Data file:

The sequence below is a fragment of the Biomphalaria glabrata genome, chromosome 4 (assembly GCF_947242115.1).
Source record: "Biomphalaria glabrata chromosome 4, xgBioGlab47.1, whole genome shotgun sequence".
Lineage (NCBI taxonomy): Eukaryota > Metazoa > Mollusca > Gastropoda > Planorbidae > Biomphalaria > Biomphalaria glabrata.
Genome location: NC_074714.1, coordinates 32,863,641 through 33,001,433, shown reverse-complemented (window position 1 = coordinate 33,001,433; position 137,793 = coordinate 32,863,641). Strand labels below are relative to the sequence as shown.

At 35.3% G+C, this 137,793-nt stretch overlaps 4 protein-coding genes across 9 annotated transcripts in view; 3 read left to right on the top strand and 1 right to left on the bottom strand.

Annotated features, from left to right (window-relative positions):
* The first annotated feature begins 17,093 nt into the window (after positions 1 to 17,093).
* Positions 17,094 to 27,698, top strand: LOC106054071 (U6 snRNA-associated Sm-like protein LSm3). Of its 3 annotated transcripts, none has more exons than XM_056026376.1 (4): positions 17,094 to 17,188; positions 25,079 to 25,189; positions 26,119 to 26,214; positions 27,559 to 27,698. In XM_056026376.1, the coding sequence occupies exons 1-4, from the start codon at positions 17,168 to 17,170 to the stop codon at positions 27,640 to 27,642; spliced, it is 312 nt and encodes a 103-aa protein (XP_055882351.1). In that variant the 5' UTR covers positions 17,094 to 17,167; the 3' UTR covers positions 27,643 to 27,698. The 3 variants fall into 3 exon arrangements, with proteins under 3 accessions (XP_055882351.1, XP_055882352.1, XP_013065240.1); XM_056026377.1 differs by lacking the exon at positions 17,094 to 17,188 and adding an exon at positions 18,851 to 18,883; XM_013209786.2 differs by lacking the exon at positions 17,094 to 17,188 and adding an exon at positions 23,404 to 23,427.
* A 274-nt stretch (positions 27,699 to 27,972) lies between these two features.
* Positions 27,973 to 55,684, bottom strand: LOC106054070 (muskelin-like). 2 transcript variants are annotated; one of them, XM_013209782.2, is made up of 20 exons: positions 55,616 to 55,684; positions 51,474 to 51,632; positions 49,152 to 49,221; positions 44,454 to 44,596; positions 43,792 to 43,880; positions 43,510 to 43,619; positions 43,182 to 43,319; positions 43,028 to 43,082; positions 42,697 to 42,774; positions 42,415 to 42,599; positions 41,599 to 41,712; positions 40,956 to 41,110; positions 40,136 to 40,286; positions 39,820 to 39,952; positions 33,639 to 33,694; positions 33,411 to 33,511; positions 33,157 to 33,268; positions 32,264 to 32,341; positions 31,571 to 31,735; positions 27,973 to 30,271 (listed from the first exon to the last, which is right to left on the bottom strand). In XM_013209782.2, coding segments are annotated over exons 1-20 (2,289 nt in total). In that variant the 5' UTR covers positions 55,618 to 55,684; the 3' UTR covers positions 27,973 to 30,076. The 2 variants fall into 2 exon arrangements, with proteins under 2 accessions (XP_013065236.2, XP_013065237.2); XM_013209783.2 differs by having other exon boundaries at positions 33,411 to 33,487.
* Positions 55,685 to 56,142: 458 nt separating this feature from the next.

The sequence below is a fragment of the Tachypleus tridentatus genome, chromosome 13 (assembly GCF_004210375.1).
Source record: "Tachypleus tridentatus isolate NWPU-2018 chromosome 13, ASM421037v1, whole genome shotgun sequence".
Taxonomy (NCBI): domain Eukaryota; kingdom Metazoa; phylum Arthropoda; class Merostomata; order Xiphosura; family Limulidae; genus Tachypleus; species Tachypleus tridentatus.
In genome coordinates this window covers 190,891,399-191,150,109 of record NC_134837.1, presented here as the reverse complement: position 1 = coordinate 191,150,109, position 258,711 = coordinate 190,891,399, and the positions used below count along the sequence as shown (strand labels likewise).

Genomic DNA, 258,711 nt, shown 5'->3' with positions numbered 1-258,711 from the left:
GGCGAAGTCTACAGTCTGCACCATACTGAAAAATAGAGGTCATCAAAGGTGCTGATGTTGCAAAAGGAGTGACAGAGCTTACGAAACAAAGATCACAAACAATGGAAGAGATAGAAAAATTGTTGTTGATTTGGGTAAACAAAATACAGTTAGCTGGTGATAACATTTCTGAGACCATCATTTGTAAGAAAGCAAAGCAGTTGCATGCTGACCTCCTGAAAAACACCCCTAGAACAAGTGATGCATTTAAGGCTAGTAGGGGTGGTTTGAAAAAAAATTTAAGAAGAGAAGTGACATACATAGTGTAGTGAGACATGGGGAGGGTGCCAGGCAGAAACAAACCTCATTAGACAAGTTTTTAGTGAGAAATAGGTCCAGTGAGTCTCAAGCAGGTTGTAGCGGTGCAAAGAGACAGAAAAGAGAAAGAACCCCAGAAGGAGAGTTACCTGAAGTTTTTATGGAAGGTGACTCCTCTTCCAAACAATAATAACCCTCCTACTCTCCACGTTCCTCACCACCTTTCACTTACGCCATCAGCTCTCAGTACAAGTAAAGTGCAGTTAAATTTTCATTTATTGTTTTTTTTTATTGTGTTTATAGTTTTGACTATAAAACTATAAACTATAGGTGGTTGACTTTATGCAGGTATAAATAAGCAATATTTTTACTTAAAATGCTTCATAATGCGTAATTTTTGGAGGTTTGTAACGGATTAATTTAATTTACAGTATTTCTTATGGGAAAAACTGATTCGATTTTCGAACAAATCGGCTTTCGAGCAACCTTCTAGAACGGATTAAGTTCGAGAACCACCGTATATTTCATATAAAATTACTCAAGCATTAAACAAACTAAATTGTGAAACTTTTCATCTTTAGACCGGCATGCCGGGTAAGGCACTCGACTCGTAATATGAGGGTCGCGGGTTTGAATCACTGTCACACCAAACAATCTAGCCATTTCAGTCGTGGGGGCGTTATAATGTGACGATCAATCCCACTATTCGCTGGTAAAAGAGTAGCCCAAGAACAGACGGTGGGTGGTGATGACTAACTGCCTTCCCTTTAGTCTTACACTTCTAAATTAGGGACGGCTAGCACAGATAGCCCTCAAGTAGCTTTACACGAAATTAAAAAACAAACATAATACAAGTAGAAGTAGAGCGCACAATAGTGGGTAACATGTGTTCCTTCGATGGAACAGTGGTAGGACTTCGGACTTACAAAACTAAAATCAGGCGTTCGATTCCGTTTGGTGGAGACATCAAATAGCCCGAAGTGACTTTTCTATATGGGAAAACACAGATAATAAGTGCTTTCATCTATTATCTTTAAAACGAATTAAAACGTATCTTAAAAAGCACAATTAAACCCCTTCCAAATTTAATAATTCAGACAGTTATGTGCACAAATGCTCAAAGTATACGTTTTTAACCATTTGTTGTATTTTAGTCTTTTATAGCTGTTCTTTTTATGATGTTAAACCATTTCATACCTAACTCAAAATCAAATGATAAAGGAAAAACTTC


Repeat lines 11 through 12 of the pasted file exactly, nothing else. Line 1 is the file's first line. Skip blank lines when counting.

* Positions 55,685 to 56,142: 458 nt separating this feature from the next.

The sequence below is a fragment of the Tachypleus tridentatus genome, chromosome 13 (assembly GCF_004210375.1).